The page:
BBC: Instagram photo filters targeted by model’s #filterdrop campaign

BBC: Instagram photo filters targeted by model’s #filterdrop campaign. “A recent survey, carried out by Girlguiding, found a third of girls and young women will not post selfies online without using a filter to change their appearance. Thirty-nine percent of the 1,473 respondents, aged 11-21, said they felt upset that they could not look the same in real life as they did online. The survey results mirror the worries of make-up artist and curve model Sasha Pallari, who recently launched the hashtag #filterdrop in the hope of seeing ‘more real skin’ on Instagram.”

New York Times: Don’t Like What You See on Zoom? Get a Face-Lift and Join the Crowd

New York Times: Don’t Like What You See on Zoom? Get a Face-Lift and Join the Crowd. “A growing number of people, stuck at home and tired of staring at their own haggard faces on Zoom, are finding a fix: face and eye lifts, chin and tummy tucks and more. At a time when many medical fields are reeling from lockdowns when lucrative electives work was postponed, cosmetic surgery procedures are surging, practitioners say, driven by unexpected demand from patients who have found the coronavirus pandemic a perfect moment for corporeal upgrades.”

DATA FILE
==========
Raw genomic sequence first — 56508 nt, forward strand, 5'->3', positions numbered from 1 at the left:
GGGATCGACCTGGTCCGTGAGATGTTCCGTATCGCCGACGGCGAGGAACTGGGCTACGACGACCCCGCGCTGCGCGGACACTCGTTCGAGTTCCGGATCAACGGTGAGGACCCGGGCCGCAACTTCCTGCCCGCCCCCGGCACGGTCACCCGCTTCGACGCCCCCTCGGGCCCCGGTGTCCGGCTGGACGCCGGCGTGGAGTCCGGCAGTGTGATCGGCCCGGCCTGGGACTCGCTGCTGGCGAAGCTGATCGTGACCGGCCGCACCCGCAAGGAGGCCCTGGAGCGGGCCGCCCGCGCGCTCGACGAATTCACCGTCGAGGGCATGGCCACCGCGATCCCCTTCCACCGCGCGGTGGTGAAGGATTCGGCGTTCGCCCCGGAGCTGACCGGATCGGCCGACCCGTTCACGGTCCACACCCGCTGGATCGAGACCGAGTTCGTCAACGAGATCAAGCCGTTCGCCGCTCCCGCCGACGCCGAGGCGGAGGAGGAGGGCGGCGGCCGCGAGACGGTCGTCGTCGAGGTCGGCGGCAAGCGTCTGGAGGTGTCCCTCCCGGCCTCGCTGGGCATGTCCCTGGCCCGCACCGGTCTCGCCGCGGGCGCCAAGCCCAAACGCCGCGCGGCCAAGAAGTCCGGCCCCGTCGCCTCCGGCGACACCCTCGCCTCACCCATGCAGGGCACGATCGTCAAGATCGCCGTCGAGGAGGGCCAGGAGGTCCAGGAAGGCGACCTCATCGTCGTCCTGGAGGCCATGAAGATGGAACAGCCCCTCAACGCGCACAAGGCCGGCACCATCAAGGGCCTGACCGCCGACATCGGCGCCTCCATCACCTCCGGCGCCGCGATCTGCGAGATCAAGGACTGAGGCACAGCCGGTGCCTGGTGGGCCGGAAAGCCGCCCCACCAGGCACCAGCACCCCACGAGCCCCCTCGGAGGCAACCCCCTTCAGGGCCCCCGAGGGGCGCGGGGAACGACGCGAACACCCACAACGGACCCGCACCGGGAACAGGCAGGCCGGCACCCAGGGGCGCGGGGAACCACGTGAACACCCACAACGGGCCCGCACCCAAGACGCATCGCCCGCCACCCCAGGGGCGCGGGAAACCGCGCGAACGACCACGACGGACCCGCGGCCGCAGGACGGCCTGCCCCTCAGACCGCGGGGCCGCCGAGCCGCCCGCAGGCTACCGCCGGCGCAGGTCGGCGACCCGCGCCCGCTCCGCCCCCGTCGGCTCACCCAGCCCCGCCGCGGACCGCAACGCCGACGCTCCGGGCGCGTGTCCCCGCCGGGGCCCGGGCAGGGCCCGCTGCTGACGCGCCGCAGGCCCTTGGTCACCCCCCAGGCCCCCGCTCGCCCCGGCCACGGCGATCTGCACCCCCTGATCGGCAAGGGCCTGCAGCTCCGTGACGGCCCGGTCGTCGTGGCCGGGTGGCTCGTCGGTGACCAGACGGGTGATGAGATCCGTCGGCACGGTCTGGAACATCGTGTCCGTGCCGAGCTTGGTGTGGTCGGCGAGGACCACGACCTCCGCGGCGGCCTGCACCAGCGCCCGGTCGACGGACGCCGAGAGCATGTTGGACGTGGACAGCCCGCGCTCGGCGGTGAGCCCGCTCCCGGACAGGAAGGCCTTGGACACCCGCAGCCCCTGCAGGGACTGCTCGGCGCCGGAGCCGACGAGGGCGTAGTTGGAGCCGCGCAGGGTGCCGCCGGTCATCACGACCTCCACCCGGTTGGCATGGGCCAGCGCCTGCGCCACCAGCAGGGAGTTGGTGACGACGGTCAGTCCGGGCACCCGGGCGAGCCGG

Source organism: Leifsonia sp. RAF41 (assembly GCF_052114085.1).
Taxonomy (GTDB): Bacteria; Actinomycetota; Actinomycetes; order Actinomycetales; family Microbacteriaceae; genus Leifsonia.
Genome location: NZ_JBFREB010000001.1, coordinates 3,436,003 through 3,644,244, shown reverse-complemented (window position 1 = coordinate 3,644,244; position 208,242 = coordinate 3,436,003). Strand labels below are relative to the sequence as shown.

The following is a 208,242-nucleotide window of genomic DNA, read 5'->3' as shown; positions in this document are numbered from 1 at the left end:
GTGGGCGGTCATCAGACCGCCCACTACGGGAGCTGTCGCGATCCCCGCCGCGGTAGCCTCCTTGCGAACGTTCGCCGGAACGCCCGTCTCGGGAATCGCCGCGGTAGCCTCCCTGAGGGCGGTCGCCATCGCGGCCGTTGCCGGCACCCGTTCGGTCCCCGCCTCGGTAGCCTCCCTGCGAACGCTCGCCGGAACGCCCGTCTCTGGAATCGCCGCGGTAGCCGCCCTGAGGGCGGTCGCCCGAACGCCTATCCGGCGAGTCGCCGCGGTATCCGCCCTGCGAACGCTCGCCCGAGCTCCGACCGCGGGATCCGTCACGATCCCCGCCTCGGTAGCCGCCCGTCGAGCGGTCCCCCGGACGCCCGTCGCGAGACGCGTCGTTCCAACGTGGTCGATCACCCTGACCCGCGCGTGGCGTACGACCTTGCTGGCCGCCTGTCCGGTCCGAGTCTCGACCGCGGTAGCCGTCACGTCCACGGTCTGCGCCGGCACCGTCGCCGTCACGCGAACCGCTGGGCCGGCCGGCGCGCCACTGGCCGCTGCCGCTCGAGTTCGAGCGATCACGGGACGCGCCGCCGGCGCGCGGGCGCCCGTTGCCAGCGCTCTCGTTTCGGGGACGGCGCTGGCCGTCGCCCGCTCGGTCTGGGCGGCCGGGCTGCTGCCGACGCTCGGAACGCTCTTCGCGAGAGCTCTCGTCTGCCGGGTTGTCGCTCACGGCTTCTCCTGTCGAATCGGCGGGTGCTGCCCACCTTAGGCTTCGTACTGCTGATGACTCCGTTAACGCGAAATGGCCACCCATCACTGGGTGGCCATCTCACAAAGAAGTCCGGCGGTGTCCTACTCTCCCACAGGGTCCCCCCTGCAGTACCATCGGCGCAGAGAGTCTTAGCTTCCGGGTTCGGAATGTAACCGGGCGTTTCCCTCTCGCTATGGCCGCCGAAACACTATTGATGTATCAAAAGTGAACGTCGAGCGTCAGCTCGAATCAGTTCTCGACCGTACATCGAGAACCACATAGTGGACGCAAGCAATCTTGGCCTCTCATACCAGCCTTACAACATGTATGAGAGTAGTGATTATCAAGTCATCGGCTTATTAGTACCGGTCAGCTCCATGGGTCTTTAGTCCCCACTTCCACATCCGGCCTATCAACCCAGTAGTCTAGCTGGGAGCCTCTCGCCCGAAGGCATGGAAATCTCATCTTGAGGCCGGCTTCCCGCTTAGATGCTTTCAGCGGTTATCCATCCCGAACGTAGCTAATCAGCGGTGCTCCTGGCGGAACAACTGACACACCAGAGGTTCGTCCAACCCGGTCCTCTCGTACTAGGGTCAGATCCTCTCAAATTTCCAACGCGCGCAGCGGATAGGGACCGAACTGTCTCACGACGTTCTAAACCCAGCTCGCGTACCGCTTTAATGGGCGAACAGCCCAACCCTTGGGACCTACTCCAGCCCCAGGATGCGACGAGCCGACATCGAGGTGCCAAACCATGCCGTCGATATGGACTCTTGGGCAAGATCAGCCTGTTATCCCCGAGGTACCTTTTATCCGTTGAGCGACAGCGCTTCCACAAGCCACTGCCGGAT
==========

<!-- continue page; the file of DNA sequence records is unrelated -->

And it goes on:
EurekAlert: Does posting edited self photos on social media increase risk of eating disorders?

EurekAlert: Does posting edited self photos on social media increase risk of eating disorders?. “New research revealed a consistent and direct link between posting edited photos on Instagram and risk factors for eating disorders. Specifically, digitally editing pictures to improve personal appearance before posting photos to Instagram increased weight and shape concerns in college students.”

PsychCentral: Social Media Messages to Inspire Exercise May Backfire

PsychCentral: Social Media Messages to Inspire Exercise May Backfire. “A new Australian study suggests an Instagram movement to promote better health is flawed. Researchers discovered the images associated with an online program appear to make many women feel worse about themselves and their bodies rather than inspiring them to exercise.”

BBC: Eating disorder used to sell diets on Instagram

BBC: Eating disorder used to sell diets on Instagram. “Instagram accounts are using images of a person recovering from an eating disorder to advertise weight loss. The BBC has seen more than 30 accounts using the photos and some of them have more than a million followers.”

Salon: A new Instagram meme is actually good for your body image, study says

Salon: A new Instagram meme is actually good for your body image, study says. “A new study from Australian researchers published in the journal New Media & Society tested the theory that clearly marking edited photos as fake might mitigate the negative thoughts that emerge from the comparison process. In the study, 305 U.S. women between the ages of 18 to 30 were randomly assigned to view one of three sets of Instagram images: ‘Instagram vs reality’ images, the ‘ideal[ized]’ photo alone, or the ‘real’ photo alone.”

EurekAlert: Social media use and disordered eating in young adolescents

EurekAlert: Social media use and disordered eating in young adolescents . “New research suggests that social media, particularly platforms with a strong focus on image posting and viewing, is associated with disordered eating in young adolescents. In the study, which is published in the International Journal of Eating Disorders, researchers examined data on 996 grade 7 and 8 adolescents.”